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Can I Get a Breast Lift Without Huge Scars?

All of the I have seen on this site show that the women have huge, long scars afterward. I want a breast lift but I don't want huge scars! Is there any way to get the lift with some other incision that won't run all the way from my areola to my breast fold? Are there alternatives like some sort of mini breast lift?

Doctor Answers (55)

We hate scars as much as you do!

+11

If we could avoid breast lift scars, we would. When we can reduce their length, we do. But they are there for a reason.

The brief answer to your question is that yes, breast lifts can be done with a scar only around the areola. But depending upon your breast shape and size, that may not give an ideal shape.

The history of breast lift surgery (and breast reduction, too) is really a journey into finding a better pattern of scars for removing the excessive skin, so that there is an optimal shape, a longlasting result, shorter scars, and thinner scars.

As you would imagine, some breasts require more scar to get an ideal shape. And some women put a different value on the trade-offs of scar length and location for breast shape. And surgeons have their own opinions about which looks the best and gives the best result.

The most common procedure is something that involves an "inverted T" or an "anchor" scar,one that goes around the areola, goes straight down, and then underneath. It's a lot of scar. Advocates - and I am one - feel that it gives the best shape, tightens the breast most completely and thoroughly, and because tension is distributed evenly along the length of the scars, that though long, the quality of the scar is likely to be good. Critics think that the benefits of the shape do not justify the length of the scar, and that this technique is prone to something called "bottoming out", which is when the lower part of the breast stretches.

Gaining in popularity is something called the vertical lift, which involves a scar around the areola and then straight down the breast, eliminating the underneath scar. Proponents think that the shape is good, that the breast maintains a lot of projection over time without bottoming out, and that the underneath scar is avoided. I believe that many of these breasts look overly projecting to my taste, and that bottoming out can be minimized with the inverted T style pattern. I also feel that the underneath scar is rarely seen, and that the scars that are seen - around the areola and going straight down, seem relatively more visible with this technique since it requires some bunching up of the skin during closure. Understand that some of the best surgeons in the world argue with one another about this issue at meetings all the time!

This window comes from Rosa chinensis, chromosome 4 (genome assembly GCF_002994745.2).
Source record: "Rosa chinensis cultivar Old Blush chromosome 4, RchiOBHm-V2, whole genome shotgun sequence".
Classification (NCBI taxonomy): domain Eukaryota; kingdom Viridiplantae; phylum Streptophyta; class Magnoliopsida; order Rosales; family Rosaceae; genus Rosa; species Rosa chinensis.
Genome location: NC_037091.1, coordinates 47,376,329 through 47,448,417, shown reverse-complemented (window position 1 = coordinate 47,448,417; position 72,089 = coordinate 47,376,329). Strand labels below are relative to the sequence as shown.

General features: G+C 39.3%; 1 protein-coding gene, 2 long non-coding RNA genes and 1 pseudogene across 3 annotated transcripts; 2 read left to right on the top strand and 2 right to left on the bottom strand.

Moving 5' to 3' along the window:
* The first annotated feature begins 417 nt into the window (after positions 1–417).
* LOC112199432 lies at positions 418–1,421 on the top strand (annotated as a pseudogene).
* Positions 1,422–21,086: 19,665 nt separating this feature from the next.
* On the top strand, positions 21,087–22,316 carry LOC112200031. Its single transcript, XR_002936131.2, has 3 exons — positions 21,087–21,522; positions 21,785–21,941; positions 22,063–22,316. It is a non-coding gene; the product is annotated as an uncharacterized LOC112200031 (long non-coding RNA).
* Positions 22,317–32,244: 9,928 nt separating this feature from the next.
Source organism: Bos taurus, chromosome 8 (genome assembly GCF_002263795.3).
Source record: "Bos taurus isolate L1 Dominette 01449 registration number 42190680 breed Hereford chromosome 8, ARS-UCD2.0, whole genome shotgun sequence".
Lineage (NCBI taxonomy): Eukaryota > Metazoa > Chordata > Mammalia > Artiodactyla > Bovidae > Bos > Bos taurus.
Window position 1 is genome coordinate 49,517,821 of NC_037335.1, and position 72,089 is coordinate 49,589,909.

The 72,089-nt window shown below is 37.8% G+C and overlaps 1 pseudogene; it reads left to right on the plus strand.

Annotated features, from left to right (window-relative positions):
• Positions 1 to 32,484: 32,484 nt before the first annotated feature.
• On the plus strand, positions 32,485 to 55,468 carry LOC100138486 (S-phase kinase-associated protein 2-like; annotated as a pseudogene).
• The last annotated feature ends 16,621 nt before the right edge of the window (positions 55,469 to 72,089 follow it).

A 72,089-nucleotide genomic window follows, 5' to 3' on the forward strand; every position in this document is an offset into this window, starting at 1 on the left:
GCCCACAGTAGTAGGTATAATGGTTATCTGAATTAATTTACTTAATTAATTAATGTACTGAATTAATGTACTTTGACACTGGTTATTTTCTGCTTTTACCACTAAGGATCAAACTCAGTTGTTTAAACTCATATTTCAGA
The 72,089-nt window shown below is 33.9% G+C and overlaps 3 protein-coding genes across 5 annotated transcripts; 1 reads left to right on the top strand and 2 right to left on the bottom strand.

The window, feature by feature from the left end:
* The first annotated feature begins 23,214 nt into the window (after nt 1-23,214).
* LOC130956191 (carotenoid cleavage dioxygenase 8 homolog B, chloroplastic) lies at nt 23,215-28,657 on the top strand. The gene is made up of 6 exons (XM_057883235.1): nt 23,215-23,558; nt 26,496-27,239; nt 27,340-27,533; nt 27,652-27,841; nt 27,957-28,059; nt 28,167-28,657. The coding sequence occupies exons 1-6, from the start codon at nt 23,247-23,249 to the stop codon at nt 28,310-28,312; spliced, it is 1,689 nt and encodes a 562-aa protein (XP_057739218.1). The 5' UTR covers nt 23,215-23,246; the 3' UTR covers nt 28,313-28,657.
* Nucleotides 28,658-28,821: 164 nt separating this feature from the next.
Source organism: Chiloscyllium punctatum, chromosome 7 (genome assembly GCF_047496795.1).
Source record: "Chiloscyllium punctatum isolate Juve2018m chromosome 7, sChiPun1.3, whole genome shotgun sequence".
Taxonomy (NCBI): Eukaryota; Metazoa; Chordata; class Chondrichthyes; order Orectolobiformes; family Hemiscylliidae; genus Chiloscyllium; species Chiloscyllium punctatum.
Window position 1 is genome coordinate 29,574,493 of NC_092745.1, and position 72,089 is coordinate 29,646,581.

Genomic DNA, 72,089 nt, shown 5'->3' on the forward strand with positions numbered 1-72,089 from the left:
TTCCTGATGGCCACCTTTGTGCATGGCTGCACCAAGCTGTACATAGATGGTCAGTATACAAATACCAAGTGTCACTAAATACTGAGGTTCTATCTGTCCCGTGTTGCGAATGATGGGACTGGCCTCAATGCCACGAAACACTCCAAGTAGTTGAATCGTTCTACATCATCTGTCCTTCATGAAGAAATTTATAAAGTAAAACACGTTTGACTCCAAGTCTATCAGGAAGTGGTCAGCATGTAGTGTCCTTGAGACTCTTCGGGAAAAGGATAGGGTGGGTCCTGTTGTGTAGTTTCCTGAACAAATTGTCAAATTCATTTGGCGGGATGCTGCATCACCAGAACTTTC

Finally, lifts can be done with a scar just around the areola. A frenchman named Louis Benelli popularized this procedure, as did a Brazilian named Goes. But they do extensive work on the inside to shape the breast, something that few american surgeons actually do. In their hands, terrific results can be achieved, but I have seen inconsistent results with this procedure with american surgeons. Allegedly, it is the operation that has the highest incidence of malpractice suits. This is not due to anything inherently wrong with the procedure, but that the procedure is being used in breasts that are probably too droopy, heavy, and loose for this technique. I have achieved excellent results with this, but only on breast that are relatively small and light, and that don't have a lot of droopiness.

While on the subject of minimizing lift scars, many people use breast implants to fill up an empty or slightly droopy breast. Though this is just a semantic way of thinking about it, droopy breasts need to be lifted, and deflated/collapsed breasts may be fixable with an implant. Of course, a woman has to want to have implants and be larger to approach droopiness with an implant. And one of the most common problems I see in women with implants is women who really needed a lift, but instead chose to put in a big implant, making them larger than they wanted to be and stretching and thinning their tissue out more.

What you need to do is to see several well-recommended surgeons, and listen to their advice. Don't just go with the one who promises you great results with less scars; make sure that everything they say makes sense. If one person suggests that they can get a great shape with substantially less scar than everyone else, be a little suspicious. It may be true, but it may not. Try going to surgery.org to find a good plastic surgeon. Good luck.


Los Angeles Plastic Surgeon
5.0 out of 5 stars 28 reviews

Minimal Scar Breast Lift

+6